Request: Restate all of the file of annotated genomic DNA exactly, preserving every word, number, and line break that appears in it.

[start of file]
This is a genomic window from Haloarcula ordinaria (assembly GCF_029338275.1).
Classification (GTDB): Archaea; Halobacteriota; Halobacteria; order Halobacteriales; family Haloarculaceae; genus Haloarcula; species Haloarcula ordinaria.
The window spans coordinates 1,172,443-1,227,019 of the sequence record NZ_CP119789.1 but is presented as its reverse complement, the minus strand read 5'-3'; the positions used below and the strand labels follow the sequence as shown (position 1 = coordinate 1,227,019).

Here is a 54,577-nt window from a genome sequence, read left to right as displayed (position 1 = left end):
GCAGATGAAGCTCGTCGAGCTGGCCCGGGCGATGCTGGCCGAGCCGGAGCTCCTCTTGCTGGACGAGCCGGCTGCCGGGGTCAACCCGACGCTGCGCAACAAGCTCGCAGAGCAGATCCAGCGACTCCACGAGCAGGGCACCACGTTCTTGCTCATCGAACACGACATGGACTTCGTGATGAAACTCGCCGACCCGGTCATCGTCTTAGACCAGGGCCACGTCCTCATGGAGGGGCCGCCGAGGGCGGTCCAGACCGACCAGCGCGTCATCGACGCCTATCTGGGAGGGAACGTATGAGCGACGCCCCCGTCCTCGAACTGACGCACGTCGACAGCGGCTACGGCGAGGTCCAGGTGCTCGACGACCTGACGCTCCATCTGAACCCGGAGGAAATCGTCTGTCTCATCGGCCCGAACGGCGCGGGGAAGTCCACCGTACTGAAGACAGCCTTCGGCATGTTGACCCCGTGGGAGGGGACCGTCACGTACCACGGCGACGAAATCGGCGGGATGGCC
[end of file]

This is a genomic window from Haloarcula ordinaria (assembly GCF_029338275.1).
Classification (GTDB): Archaea; Halobacteriota; Halobacteria; order Halobacteriales; family Haloarculaceae; genus Haloarcula; species Haloarcula ordinaria.
The window spans coordinates 1,172,443-1,227,019 of the sequence record NZ_CP119789.1 but is presented as its reverse complement, the minus strand read 5'-3'; the positions used below and the strand labels follow the sequence as shown (position 1 = coordinate 1,227,019).

Here is a 54,577-nt window from a genome sequence, read left to right as displayed (position 1 = left end):
GCAGATGAAGCTCGTCGAGCTGGCCCGGGCGATGCTGGCCGAGCCGGAGCTCCTCTTGCTGGACGAGCCGGCTGCCGGGGTCAACCCGACGCTGCGCAACAAGCTCGCAGAGCAGATCCAGCGACTCCACGAGCAGGGCACCACGTTCTTGCTCATCGAACACGACATGGACTTCGTGATGAAACTCGCCGACCCGGTCATCGTCTTAGACCAGGGCCACGTCCTCATGGAGGGGCCGCCGAGGGCGGTCCAGACCGACCAGCGCGTCATCGACGCCTATCTGGGAGGGAACGTATGAGCGACGCCCCCGTCCTCGAACTGACGCACGTCGACAGCGGCTACGGCGAGGTCCAGGTGCTCGACGACCTGACGCTCCATCTGAACCCGGAGGAAATCGTCTGTCTCATCGGCCCGAACGGCGCGGGGAAGTCCACCGTACTGAAGACAGCCTTCGGCATGTTGACCCCGTGGGAGGGGACCGTCACGTACCACGGCGACGAAATCGGCGGGATGGCC